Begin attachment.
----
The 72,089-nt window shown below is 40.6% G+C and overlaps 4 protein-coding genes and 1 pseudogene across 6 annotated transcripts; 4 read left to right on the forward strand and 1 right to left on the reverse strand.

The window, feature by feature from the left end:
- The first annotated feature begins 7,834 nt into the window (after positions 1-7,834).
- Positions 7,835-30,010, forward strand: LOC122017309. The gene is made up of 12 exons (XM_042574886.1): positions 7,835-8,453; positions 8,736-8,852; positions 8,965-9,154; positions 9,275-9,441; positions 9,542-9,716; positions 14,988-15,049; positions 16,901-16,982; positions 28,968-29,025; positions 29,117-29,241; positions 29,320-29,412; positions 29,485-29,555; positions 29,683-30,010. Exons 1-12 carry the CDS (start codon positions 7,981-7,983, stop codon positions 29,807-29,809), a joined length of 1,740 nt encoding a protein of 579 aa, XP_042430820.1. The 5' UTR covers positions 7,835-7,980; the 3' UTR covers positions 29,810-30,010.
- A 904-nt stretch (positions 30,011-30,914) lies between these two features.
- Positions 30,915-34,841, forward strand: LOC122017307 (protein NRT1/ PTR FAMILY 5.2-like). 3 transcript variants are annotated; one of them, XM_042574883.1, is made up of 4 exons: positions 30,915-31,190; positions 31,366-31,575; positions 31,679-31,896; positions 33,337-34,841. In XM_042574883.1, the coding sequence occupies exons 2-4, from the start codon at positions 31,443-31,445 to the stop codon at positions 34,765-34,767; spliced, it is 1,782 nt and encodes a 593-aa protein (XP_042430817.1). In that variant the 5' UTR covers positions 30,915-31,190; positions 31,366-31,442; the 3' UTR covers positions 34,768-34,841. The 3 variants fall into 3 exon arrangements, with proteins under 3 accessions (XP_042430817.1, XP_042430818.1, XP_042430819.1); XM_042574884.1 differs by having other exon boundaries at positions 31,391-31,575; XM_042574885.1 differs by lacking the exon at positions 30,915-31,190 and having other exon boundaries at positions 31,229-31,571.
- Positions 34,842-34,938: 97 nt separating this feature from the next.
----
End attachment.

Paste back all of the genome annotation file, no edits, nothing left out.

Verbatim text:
The 72,089-nt window shown below is 40.6% G+C and overlaps 4 protein-coding genes and 1 pseudogene across 6 annotated transcripts; 4 read left to right on the forward strand and 1 right to left on the reverse strand.

The window, feature by feature from the left end:
- The first annotated feature begins 7,834 nt into the window (after positions 1-7,834).
- Positions 7,835-30,010, forward strand: LOC122017309. The gene is made up of 12 exons (XM_042574886.1): positions 7,835-8,453; positions 8,736-8,852; positions 8,965-9,154; positions 9,275-9,441; positions 9,542-9,716; positions 14,988-15,049; positions 16,901-16,982; positions 28,968-29,025; positions 29,117-29,241; positions 29,320-29,412; positions 29,485-29,555; positions 29,683-30,010. Exons 1-12 carry the CDS (start codon positions 7,981-7,983, stop codon positions 29,807-29,809), a joined length of 1,740 nt encoding a protein of 579 aa, XP_042430820.1. The 5' UTR covers positions 7,835-7,980; the 3' UTR covers positions 29,810-30,010.
- A 904-nt stretch (positions 30,011-30,914) lies between these two features.
- Positions 30,915-34,841, forward strand: LOC122017307 (protein NRT1/ PTR FAMILY 5.2-like). 3 transcript variants are annotated; one of them, XM_042574883.1, is made up of 4 exons: positions 30,915-31,190; positions 31,366-31,575; positions 31,679-31,896; positions 33,337-34,841. In XM_042574883.1, the coding sequence occupies exons 2-4, from the start codon at positions 31,443-31,445 to the stop codon at positions 34,765-34,767; spliced, it is 1,782 nt and encodes a 593-aa protein (XP_042430817.1). In that variant the 5' UTR covers positions 30,915-31,190; positions 31,366-31,442; the 3' UTR covers positions 34,768-34,841. The 3 variants fall into 3 exon arrangements, with proteins under 3 accessions (XP_042430817.1, XP_042430818.1, XP_042430819.1); XM_042574884.1 differs by having other exon boundaries at positions 31,391-31,575; XM_042574885.1 differs by lacking the exon at positions 30,915-31,190 and having other exon boundaries at positions 31,229-31,571.
- Positions 34,842-34,938: 97 nt separating this feature from the next.